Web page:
Taking a stand, for anything, requires courage. Courageous leadership is knowing what’s right and then acting on it.

For instance, during the Nazi occupation of his country in WWII, King Christian X of Denmark noticed a Nazi flag flying over a Danish public building. He immediately called the German commandant, demanding that the flag be taken down at once. The commandant refused. “Then a soldier will go and take it down,” said the king.

“He will be shot,” threatened the commandant. “I think not,” replied the king, “for I shall be the soldier.” Within minutes the flag was taken down. The king was courageous, took his stand and he prevailed.

Excellent leaders don’t settle for what conditions force upon them. As author Marcus Buckingham says, “The only thing that leaders have in common is leaders break all the rules.” Excellent leaders don’t just buy into what everybody else is saying, and they don’t follow the beaten path. Excellent leaders are constantly creating their own conditions for success by blazing new trails.

Courage is doing something you are afraid to do. The word “courage” is derived from the Medieval Old French term “corage,” meaning “heart and spirit.”

Howard Schultz, CEO of Starbucks, applied this definition and took his stand when Starbucks wanted to move into a particular international market. However, Schultz was discouraged by every analysis he read, even after he spent over a half a million dollars on consultants, telling him not to go. Further, all of his direct reports were against the move.

On the advice of one of his gurus, Warren Bennis, he met again with his team, listening to their concerns and answering their questions and asking for their support. In the end, he had mobilized the support of his management team, and as Bennis had encouraged, he went with his heart, with what he thought was right and entered the market in question. Schultz stood his ground and, ultimately, was able to score another successful expansion of Starbucks into the international marketplace.

In today’s world of boastful leaders in the field of athletics, it seems that balancing courage and humility is a lost art. But the Winter Olympics offered a shining example for athletes and business leaders, alike.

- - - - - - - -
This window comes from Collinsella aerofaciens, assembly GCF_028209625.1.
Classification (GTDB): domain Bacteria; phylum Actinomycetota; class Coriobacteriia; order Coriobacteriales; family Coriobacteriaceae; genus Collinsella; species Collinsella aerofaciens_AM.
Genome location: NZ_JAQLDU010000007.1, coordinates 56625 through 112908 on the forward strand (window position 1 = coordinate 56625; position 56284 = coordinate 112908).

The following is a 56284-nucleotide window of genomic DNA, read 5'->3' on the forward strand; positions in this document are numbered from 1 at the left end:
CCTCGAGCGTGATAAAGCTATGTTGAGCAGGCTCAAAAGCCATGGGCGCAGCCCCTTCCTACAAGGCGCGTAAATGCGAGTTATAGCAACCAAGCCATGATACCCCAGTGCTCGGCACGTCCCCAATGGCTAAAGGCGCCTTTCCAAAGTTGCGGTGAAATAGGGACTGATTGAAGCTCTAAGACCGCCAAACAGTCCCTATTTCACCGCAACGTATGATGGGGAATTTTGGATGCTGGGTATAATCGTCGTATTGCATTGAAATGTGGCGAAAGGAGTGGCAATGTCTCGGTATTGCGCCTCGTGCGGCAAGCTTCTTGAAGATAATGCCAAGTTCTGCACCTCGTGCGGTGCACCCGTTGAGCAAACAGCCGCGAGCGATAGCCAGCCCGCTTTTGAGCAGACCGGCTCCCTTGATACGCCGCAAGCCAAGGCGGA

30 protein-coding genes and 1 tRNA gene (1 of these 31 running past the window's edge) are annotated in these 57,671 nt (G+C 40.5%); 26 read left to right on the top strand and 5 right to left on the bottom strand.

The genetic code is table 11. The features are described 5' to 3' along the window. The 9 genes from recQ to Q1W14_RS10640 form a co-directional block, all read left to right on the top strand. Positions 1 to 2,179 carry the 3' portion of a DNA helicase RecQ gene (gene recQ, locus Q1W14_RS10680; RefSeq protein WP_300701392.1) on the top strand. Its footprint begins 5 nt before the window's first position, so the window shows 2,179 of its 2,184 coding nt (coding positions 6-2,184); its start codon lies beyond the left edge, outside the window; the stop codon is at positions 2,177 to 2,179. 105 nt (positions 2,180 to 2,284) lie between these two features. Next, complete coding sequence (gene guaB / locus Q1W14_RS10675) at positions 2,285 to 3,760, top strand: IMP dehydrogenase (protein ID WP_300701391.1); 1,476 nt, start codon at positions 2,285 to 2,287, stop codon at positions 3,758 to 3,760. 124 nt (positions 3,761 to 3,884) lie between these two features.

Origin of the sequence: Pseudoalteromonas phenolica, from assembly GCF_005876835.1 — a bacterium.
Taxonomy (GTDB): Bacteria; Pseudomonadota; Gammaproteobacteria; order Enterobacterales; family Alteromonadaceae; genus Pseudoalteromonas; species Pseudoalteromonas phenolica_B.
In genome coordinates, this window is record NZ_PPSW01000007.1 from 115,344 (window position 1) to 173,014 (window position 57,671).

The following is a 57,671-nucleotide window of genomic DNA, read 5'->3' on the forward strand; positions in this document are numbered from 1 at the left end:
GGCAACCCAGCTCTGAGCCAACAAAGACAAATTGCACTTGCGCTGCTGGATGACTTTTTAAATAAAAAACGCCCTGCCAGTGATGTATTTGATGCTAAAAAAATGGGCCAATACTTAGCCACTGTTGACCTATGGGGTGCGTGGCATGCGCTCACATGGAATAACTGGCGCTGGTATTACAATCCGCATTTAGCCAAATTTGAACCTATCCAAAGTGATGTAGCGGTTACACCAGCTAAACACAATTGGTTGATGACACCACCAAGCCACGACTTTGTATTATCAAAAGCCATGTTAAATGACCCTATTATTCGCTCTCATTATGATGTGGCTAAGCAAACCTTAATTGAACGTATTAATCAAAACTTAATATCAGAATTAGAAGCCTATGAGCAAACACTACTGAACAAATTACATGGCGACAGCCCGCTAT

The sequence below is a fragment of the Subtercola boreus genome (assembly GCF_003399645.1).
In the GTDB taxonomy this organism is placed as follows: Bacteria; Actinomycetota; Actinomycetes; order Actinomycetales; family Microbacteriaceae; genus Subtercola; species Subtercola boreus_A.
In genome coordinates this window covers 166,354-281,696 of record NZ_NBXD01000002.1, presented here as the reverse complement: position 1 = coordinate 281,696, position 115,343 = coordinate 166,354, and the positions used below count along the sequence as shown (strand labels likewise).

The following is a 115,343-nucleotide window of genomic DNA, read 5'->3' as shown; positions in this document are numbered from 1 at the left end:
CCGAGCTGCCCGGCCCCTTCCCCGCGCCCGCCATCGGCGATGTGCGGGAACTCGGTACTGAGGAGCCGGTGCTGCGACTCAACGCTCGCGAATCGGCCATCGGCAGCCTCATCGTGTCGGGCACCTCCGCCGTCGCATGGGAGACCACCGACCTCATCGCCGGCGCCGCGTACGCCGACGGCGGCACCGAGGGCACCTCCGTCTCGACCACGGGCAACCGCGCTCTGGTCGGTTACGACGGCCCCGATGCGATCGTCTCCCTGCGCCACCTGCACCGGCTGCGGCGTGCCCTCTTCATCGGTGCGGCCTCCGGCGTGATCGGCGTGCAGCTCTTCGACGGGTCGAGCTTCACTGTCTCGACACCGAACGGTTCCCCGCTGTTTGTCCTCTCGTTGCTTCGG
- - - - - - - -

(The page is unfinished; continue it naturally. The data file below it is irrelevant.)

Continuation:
For 14 days every four years, the Winter Olympics draws thousands of journalists to capture the triumphs of hundreds of athletes on the ski runs, the bobsled tracks, in the ice rinks and the snowboard courses.

Each medal awards ceremony connects with the public’s admiration and national pride as athletes representing their home countries take the top step of the awards podium and that country’s flag is raised to the strains of the appropriate national anthem.

Without a doubt, everyone loves a winner, but there are also a few winning athletes who use their accomplishments to focus the eyes of the world – if only for a moment – on the needs of the less fortunate… and, in doing so, display humility, perhaps, in its purist form.

When Joey Cheek, representing the U.S.A. in speed skating, won the 500 meter competition, he graciously accepted the gold medal and then made these remarks to the media:

“I have always felt if I ever do something big like this, I want to be able to give something back. I love what I do; it’s great fun, but honestly, it’s a pretty ridiculous thing. I skate around in tights. If you keep it in perspective, I’ve trained my whole life for this, but it’s not that big a deal.

But because I skated well, I have a few seconds of microphone time. And I know how news cycles work. Tomorrow there will be another gold medalist. So I can either gush about how wonderful I feel or use it for something.

So I am donating the entire (winning) sum the USOC gives me ($25,000) to an organization, ‘Right to Play,’ that helps refugees in Chad, where there are over 60,000 persons displaced from their homes. I am going to be asking all of the Olympic sponsors if they will match my donation.”

Cheek went on to win a second medal, a silver in the 1,000 meters, and elected to give the $15,000 bonus he earned from the Olympic committee to the same cause.

In a recap of the 2006 Olympic activities, one commentator mentioned Cheek’s $40,000 donation. “It may be that Joey Cheek’s humility on the awards podium and the contribution of his medal bonuses to a worthwhile cause may set the stage for more Olympic athletes to do the same in the future.”

After the 2006 Olympics concluded, companies around the world had donated a total of $300,000 to match Cheek’s contributions.

Humility is not thinking less of ourselves, but thinking of ourselves less, like Joey Cheek did. Excellent leadership, in any venue, is about other people… not us. If we are fortunate enough to build a great team, we will all excel. Staying humble enables us to use our leadership platform to take a stand and conquer much more as a team than we could alone. Humility is not only a desirable trait in leaders, but it is also the fuel for leadership excellence.

Humility is expressed in our actions, not our words. We cannot afford to be like the guy who was a member of a nationwide, professional association of leaders in the workforce. He was voted the most humble leader in the entire association for leaders. The association presented him with a medal that said, “The most humble leader in America.” Then, they took it away from him at their next meeting because he wore it!

Taking a stand requires courage to conquer the outside forces and humility to conquer our inside forces.

Take your stand today….and everyday!

Copyright © 2008 by Lee J. Colan and The L Group, Inc.